Dante Alighieri. “Sonnet (to Guido Cavalcanti). He imagines a pleasant Voyage for Guido, Lapo Gianni, and himself, with their three Ladies.”

Dante Gabriel Rossetti

General Description

Date: 1861
Rhyme: abbaaccacdeecd
Meter: iambic pentameter
Genre: sonnet


“Introduction to Part II” (in The Early Italian Poets) 189-193

◦ Foster and Boyd, Dante's Lyric Poetry, I.30-31 (II. 255-257) .


Editorial glosses and textual notes are available in a pop-up window. Line numbering reflects the structure of the The Early Italian Poets.

Scholarly Commentary


Dante's sonnet conjures a scene of timeless love. It is imagined as a magical voyage where he, Cavalcanti, and Lapo Gianni, along with their ideal lovers, will discourse continually of love. DGR's source text departs from the currently authoritative version in one particularly crucial respect: in line 9 Beatrice is cited in DGR's source where the received version has Lagia, Lapo's mistress. (One consequence of this difference appears in DGR's note to line 10, which glosses “the thirtieth on my roll” as Lagia, otherwise unnamed in the text; modern scholars gloss it as a reference to one of the screen ladies in Dante's Vita Nuova. The roll is of course Dante's list, given in that work, of the sixty most beautiful women in Florence.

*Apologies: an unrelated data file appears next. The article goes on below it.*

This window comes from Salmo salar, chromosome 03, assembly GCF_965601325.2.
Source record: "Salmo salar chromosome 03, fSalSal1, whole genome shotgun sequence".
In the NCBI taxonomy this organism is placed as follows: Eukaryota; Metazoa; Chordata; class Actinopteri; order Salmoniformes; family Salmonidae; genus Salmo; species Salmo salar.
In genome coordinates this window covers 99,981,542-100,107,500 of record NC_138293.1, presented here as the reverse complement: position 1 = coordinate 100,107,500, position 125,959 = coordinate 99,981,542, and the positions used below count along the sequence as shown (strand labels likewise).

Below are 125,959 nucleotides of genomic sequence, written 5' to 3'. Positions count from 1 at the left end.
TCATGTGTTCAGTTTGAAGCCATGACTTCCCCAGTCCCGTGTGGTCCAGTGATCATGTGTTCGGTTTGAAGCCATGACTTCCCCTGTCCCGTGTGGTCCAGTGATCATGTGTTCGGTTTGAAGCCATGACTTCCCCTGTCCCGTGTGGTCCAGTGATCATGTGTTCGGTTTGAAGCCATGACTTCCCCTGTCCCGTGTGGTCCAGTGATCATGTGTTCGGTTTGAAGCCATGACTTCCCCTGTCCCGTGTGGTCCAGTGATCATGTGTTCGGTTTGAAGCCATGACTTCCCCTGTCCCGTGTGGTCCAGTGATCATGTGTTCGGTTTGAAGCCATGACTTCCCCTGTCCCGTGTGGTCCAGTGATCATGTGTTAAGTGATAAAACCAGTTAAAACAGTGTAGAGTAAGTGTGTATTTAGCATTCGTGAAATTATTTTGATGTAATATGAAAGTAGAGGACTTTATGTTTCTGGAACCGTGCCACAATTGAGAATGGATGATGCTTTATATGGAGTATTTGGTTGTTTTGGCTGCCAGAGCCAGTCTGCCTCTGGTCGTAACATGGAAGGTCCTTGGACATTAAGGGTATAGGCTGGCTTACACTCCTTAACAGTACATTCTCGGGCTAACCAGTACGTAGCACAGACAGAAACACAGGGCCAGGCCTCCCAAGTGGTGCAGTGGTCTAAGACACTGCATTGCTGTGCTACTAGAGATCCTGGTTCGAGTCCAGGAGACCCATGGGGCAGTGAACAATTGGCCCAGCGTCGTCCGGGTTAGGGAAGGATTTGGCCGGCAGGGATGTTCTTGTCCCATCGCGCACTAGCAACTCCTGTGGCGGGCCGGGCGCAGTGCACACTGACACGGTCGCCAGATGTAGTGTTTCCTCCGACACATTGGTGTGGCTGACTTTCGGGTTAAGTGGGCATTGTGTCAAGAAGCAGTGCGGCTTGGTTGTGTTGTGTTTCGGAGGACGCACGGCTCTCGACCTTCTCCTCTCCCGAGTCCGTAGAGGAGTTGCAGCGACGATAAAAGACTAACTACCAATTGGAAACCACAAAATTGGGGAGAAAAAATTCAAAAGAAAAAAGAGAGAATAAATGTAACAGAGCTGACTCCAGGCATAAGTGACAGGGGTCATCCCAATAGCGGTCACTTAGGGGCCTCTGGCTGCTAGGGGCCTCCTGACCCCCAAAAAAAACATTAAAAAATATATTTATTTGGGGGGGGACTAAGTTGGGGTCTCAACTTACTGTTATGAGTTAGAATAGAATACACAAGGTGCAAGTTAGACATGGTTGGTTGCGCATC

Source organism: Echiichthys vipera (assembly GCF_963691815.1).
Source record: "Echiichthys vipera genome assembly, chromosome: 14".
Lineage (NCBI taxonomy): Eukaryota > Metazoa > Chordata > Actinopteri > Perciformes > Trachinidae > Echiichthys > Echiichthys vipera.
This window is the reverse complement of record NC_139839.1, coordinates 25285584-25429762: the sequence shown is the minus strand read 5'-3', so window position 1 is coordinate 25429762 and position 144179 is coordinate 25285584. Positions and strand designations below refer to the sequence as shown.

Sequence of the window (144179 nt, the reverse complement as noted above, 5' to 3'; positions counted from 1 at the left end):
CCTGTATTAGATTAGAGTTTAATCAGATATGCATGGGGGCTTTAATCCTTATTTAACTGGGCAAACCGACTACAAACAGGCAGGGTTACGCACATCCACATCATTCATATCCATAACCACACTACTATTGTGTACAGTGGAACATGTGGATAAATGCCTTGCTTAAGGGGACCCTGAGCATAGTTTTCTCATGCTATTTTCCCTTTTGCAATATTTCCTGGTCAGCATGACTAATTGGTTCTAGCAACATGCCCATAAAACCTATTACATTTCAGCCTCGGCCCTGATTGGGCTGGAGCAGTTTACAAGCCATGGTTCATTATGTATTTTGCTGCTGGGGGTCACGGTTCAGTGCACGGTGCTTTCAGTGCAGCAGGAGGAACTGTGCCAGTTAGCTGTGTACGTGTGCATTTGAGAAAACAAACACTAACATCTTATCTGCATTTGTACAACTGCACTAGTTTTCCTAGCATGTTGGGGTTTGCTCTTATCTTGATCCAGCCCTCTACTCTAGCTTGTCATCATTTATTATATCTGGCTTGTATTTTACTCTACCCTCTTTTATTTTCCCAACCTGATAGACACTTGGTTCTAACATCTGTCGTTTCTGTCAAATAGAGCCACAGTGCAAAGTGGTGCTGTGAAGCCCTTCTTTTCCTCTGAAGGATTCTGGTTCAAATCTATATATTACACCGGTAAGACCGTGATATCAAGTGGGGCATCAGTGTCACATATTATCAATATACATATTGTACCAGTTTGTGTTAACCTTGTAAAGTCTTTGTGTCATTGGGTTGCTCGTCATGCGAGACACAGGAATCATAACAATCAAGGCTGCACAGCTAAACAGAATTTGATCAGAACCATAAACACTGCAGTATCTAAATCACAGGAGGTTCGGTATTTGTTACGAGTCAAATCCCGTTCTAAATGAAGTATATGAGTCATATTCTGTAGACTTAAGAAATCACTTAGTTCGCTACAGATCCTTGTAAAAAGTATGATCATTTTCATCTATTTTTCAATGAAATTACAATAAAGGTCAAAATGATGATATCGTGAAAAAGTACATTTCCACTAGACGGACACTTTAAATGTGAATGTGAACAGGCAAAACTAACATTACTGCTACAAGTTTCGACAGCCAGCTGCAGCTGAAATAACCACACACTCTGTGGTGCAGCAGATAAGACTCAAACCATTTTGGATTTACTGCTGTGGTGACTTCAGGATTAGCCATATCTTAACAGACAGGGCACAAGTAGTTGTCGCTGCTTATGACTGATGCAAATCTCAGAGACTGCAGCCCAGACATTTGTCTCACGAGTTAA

DGR's archaic style works well in this sonnet, which departs slightly in its form from the source text's rhyme scheme: see Fraticelli, Opere Minori di Dante Alighieri (vol. I pages 145-146).

This sonnet comprises a double work with DGR's drawing The Boat of Love.

The sonnet is not accepted as genuine by all Dante scholars. DGR's source text was Fraticelli (I. 145).

Textual History: Composition

This is an early translation, late 1840s.

Printing History

The translation was first published in 1861 in The Early Italian Poets; it was reprinted in 1874 in Dante and his Circle.

Electronic Archive Edition: 1